Characterising COVID-19 occupational exposure among healthcare workers through the validation of point-of-care diagnostics

Academic lead: Dr Antonia Ho

A substantial number of COVID-19 cases have been reported in healthcare workers (HCWs). HCWs in Malawi are particularly vulnerable, owing to the lack of personal protective equipment (PPE) and infection prevention and control measures in healthcare facilities. Protection of HCWs is a key priority.

Similar to many low-and-middle-income countries (LMICs), Malawi has limited capacity and capability to perform reverse-transcriptase polymerase chain reaction (RT-PCR), the gold standard test to diagnose COVID-19 infection, or antibody tests to understand population exposure to COVID-19. As per WHO, testing and tracing are key to controlling the outbreak and mitigating COVID-19-associated morbidity and mortality. POC tests may be the solution, but many available POC antibody tests for COVID-19 suffer from low sensitivity and specificity. To inform public health guidance in Malawi and other LMICs, Toni and her team will both evaluate existing POC diagnostics against RT-PCR and antibody-based tests, and develop a new RNA-based test, while evaluating HCW exposure to COVID-19 in parallel.

This project aims to address the following research questions:

  1. Do HCWs have greater exposure to SARS-CoV-2 than community members?
  2. What are the most sensitive and specific POC antibody tests available in Malawi?
  3. Can we develop and implement low-cost rapid POC LAMP assays for community and HCW testing in Malawi (that can apply to other LMICs)?


Image of a researcher in full PPE taking a swab from an African patient

COVID-HCWEXPO participant receiving a nasopharyngeal swab from the study team.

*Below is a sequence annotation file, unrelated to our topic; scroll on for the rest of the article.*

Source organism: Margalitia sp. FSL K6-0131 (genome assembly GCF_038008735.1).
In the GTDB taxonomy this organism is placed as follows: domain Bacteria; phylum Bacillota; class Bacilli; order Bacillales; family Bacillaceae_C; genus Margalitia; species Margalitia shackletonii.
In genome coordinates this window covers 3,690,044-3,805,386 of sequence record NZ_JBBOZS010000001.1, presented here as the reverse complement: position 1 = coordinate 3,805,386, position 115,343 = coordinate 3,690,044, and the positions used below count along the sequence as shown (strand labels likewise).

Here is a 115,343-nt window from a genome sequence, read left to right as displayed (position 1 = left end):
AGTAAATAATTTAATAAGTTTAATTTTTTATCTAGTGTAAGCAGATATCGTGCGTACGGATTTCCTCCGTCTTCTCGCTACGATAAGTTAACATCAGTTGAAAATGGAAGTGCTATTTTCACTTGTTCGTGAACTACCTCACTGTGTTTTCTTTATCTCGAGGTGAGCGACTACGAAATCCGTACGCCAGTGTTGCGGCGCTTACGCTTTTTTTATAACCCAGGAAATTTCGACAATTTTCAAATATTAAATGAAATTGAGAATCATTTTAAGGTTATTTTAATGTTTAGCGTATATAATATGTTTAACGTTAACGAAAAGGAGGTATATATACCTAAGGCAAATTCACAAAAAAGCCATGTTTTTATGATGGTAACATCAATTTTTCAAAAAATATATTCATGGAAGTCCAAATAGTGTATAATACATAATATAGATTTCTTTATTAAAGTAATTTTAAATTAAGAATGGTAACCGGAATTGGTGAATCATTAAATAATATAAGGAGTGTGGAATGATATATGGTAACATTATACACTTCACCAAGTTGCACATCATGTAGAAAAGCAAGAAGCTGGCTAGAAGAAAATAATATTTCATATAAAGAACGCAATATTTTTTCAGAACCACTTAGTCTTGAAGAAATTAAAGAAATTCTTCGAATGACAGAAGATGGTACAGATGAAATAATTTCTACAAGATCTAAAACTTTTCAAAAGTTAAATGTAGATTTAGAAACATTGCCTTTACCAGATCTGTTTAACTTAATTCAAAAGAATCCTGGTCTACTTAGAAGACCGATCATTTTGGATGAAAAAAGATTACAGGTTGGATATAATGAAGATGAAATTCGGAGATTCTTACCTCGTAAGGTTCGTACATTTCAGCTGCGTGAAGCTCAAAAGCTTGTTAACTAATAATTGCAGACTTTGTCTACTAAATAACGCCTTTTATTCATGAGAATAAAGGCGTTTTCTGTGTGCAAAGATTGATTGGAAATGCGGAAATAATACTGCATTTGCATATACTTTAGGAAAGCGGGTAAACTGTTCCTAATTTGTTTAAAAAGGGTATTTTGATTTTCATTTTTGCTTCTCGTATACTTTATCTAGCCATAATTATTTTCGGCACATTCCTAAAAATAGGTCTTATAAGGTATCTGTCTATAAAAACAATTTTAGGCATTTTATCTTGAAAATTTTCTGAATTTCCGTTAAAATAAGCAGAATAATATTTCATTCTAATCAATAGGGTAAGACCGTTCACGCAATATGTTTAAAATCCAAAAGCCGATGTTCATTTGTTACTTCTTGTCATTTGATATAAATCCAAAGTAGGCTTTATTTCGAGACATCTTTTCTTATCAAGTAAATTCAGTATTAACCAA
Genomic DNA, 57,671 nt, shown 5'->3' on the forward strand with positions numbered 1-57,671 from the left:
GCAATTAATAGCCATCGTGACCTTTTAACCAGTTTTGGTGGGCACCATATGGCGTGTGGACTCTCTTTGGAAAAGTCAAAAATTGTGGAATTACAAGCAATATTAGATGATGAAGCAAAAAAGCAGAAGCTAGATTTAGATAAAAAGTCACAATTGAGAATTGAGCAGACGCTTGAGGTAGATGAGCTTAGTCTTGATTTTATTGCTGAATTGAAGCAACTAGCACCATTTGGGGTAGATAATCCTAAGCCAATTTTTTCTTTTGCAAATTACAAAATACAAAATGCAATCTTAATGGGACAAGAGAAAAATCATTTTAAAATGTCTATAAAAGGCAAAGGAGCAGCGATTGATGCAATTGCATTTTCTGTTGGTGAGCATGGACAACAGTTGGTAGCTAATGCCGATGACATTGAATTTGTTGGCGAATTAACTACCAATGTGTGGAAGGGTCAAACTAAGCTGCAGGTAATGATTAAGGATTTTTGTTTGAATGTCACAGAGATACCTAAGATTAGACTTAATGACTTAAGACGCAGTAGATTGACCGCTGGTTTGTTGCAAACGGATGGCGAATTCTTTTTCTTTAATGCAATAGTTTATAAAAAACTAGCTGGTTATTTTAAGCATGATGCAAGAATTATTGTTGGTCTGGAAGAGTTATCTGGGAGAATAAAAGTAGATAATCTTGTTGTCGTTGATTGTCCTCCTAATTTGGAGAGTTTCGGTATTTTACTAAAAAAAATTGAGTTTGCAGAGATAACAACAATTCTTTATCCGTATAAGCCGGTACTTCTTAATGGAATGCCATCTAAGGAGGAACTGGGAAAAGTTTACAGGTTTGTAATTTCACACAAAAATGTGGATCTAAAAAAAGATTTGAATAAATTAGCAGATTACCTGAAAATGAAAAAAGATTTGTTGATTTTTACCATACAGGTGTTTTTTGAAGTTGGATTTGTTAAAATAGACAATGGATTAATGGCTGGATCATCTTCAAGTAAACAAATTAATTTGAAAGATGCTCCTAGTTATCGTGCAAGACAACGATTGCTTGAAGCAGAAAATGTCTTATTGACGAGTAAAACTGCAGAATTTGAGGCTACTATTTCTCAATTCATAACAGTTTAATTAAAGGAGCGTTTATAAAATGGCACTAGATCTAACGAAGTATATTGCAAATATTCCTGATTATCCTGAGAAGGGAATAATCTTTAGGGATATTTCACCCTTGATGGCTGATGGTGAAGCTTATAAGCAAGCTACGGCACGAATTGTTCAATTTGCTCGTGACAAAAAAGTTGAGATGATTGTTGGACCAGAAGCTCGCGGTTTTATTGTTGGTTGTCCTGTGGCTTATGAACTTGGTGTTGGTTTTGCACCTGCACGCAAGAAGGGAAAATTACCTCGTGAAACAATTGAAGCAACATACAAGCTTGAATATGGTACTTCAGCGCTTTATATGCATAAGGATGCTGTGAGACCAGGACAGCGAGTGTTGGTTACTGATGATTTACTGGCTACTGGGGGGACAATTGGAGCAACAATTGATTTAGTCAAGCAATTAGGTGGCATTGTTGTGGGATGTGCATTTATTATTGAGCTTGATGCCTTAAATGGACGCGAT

You can find out more about this project and their methodologies here. 


Immuno-epidemiology in Urban and Rural Cohorts in Malawi: Generating Evidence to Inform Regional Medium- and Long-term Decision-making

Utilising the longitudinal urban and rural cohorts established by the Malawi Epidemiology and Intervention Research Unit, and supported by international and national expertise, we will undertake population immunoepidemiological surveillance to understand the trends in exposure and transmission of SARS-CoV-2, risk factors for SARS-CoV-2 infection and severe disease, as well as the proportion of asymptomatic or pauci-symptomatic infection in the population to enable an accurate estimate of infection fatality rate.

Furthermore, we will recruit individuals with evidence of past SARS-CoV-2 infection or have received COVID-19 vaccine to a nested cohort with 3-monthly sampling, to explore the magnitude and duration of antibody response and protective immunity in the Malawian population, and at the same time creating a biorepository for further in-depth virological and immunological studies.

A member of the Coverso project study team sat on a motorbike